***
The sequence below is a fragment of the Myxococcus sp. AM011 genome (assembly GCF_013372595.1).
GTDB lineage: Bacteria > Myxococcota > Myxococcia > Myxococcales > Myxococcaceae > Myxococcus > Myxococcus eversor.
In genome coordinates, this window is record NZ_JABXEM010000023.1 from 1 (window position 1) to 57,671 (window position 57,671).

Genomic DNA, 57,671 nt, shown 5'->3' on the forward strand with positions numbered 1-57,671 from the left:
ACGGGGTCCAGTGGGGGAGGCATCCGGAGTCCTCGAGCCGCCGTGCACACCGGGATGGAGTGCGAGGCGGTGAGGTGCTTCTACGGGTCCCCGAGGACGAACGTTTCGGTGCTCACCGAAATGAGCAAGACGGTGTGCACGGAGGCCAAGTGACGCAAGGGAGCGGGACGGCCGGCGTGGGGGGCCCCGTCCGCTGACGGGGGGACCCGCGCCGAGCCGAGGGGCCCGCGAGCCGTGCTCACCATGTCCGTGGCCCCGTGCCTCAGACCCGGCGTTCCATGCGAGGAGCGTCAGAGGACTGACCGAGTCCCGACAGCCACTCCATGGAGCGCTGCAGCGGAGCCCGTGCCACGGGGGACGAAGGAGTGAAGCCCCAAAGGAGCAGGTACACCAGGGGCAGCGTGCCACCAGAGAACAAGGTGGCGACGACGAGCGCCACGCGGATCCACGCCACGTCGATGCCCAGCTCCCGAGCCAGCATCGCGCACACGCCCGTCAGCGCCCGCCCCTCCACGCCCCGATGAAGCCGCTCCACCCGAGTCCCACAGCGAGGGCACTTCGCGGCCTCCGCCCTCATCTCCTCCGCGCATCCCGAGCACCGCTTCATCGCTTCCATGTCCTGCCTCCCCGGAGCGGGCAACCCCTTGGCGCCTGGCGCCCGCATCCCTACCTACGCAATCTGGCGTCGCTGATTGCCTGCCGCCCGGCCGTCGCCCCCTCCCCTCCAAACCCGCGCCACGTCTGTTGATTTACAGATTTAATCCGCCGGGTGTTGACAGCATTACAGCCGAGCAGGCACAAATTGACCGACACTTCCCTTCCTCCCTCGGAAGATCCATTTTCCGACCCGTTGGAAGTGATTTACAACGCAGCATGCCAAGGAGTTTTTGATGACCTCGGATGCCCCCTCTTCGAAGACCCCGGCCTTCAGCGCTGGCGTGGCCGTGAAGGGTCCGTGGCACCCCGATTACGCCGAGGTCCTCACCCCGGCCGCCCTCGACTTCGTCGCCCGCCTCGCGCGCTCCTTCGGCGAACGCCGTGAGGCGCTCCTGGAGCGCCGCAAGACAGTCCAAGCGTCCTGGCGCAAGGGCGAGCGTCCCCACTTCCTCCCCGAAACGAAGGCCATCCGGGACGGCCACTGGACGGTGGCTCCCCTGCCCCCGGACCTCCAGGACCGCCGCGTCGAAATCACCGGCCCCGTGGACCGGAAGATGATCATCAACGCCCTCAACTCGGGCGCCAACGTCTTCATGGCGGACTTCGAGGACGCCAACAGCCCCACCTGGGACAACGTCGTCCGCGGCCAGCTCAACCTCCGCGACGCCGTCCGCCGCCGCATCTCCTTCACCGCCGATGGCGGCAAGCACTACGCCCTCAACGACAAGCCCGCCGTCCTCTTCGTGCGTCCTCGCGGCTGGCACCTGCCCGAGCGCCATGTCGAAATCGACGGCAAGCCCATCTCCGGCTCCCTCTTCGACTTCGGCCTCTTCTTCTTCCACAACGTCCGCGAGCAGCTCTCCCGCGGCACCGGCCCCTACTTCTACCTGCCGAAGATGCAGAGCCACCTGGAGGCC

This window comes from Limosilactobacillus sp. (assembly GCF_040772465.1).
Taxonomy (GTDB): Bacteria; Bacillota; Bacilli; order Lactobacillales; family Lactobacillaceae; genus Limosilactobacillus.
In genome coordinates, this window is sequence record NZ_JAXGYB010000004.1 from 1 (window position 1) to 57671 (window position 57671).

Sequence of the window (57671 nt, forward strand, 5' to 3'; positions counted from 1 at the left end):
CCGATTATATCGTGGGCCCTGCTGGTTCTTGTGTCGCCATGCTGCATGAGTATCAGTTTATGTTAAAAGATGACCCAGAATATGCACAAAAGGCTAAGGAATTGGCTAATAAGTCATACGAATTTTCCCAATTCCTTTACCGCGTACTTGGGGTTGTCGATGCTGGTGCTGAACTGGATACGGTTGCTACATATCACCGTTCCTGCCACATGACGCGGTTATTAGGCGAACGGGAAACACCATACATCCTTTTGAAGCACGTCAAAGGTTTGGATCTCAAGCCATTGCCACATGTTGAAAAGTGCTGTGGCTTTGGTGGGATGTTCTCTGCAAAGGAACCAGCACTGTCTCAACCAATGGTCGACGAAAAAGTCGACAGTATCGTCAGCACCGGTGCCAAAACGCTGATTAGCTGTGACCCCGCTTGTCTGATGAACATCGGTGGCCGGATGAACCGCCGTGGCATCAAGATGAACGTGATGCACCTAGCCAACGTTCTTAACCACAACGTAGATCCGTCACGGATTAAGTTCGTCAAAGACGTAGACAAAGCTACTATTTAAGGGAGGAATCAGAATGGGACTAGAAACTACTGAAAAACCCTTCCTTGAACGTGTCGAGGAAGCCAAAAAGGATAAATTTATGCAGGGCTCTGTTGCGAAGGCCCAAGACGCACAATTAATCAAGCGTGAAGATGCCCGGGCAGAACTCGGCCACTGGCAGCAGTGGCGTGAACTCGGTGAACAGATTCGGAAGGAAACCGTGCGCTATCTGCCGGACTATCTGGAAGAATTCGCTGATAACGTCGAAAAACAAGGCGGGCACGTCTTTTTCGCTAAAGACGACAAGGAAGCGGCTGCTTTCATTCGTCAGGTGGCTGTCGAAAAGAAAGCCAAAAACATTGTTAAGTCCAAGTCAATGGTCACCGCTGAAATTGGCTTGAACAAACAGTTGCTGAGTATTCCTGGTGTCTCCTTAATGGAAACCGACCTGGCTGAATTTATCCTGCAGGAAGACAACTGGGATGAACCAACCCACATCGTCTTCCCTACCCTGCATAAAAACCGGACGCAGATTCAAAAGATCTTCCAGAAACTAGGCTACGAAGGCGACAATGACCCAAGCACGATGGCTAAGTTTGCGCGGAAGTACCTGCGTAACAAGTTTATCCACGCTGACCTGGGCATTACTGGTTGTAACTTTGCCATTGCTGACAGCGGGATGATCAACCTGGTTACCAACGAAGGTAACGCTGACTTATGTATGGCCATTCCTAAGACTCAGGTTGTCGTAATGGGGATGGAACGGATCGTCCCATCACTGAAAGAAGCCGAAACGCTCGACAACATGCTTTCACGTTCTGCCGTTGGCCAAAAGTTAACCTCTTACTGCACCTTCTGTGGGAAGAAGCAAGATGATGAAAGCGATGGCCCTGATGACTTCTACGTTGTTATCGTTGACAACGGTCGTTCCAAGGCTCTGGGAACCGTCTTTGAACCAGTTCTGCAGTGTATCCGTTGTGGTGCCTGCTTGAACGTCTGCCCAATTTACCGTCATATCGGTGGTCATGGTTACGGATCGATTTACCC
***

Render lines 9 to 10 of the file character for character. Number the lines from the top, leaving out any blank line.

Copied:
Sequence of the window (57671 nt, forward strand, 5' to 3'; positions counted from 1 at the left end):
CCGATTATATCGTGGGCCCTGCTGGTTCTTGTGTCGCCATGCTGCATGAGTATCAGTTTATGTTAAAAGATGACCCAGAATATGCACAAAAGGCTAAGGAATTGGCTAATAAGTCATACGAATTTTCCCAATTCCTTTACCGCGTACTTGGGGTTGTCGATGCTGGTGCTGAACTGGATACGGTTGCTACATATCACCGTTCCTGCCACATGACGCGGTTATTAGGCGAACGGGAAACACCATACATCCTTTTGAAGCACGTCAAAGGTTTGGATCTCAAGCCATTGCCACATGTTGAAAAGTGCTGTGGCTTTGGTGGGATGTTCTCTGCAAAGGAACCAGCACTGTCTCAACCAATGGTCGACGAAAAAGTCGACAGTATCGTCAGCACCGGTGCCAAAACGCTGATTAGCTGTGACCCCGCTTGTCTGATGAACATCGGTGGCCGGATGAACCGCCGTGGCATCAAGATGAACGTGATGCACCTAGCCAACGTTCTTAACCACAACGTAGATCCGTCACGGATTAAGTTCGTCAAAGACGTAGACAAAGCTACTATTTAAGGGAGGAATCAGAATGGGACTAGAAACTACTGAAAAACCCTTCCTTGAACGTGTCGAGGAAGCCAAAAAGGATAAATTTATGCAGGGCTCTGTTGCGAAGGCCCAAGACGCACAATTAATCAAGCGTGAAGATGCCCGGGCAGAACTCGGCCACTGGCAGCAGTGGCGTGAACTCGGTGAACAGATTCGGAAGGAAACCGTGCGCTATCTGCCGGACTATCTGGAAGAATTCGCTGATAACGTCGAAAAACAAGGCGGGCACGTCTTTTTCGCTAAAGACGACAAGGAAGCGGCTGCTTTCATTCGTCAGGTGGCTGTCGAAAAGAAAGCCAAAAACATTGTTAAGTCCAAGTCAATGGTCACCGCTGAAATTGGCTTGAACAAACAGTTGCTGAGTATTCCTGGTGTCTCCTTAATGGAAACCGACCTGGCTGAATTTATCCTGCAGGAAGACAACTGGGATGAACCAACCCACATCGTCTTCCCTACCCTGCATAAAAACCGGACGCAGATTCAAAAGATCTTCCAGAAACTAGGCTACGAAGGCGACAATGACCCAAGCACGATGGCTAAGTTTGCGCGGAAGTACCTGCGTAACAAGTTTATCCACGCTGACCTGGGCATTACTGGTTGTAACTTTGCCATTGCTGACAGCGGGATGATCAACCTGGTTACCAACGAAGGTAACGCTGACTTATGTATGGCCATTCCTAAGACTCAGGTTGTCGTAATGGGGATGGAACGGATCGTCCCATCACTGAAAGAAGCCGAAACGCTCGACAACATGCTTTCACGTTCTGCCGTTGGCCAAAAGTTAACCTCTTACTGCACCTTCTGTGGGAAGAAGCAAGATGATGAAAGCGATGGCCCTGATGACTTCTACGTTGTTATCGTTGACAACGGTCGTTCCAAGGCTCTGGGAACCGTCTTTGAACCAGTTCTGCAGTGTATCCGTTGTGGTGCCTGCTTGAACGTCTGCCCAATTTACCGTCATATCGGTGGTCATGGTTACGGATCGATTTACCC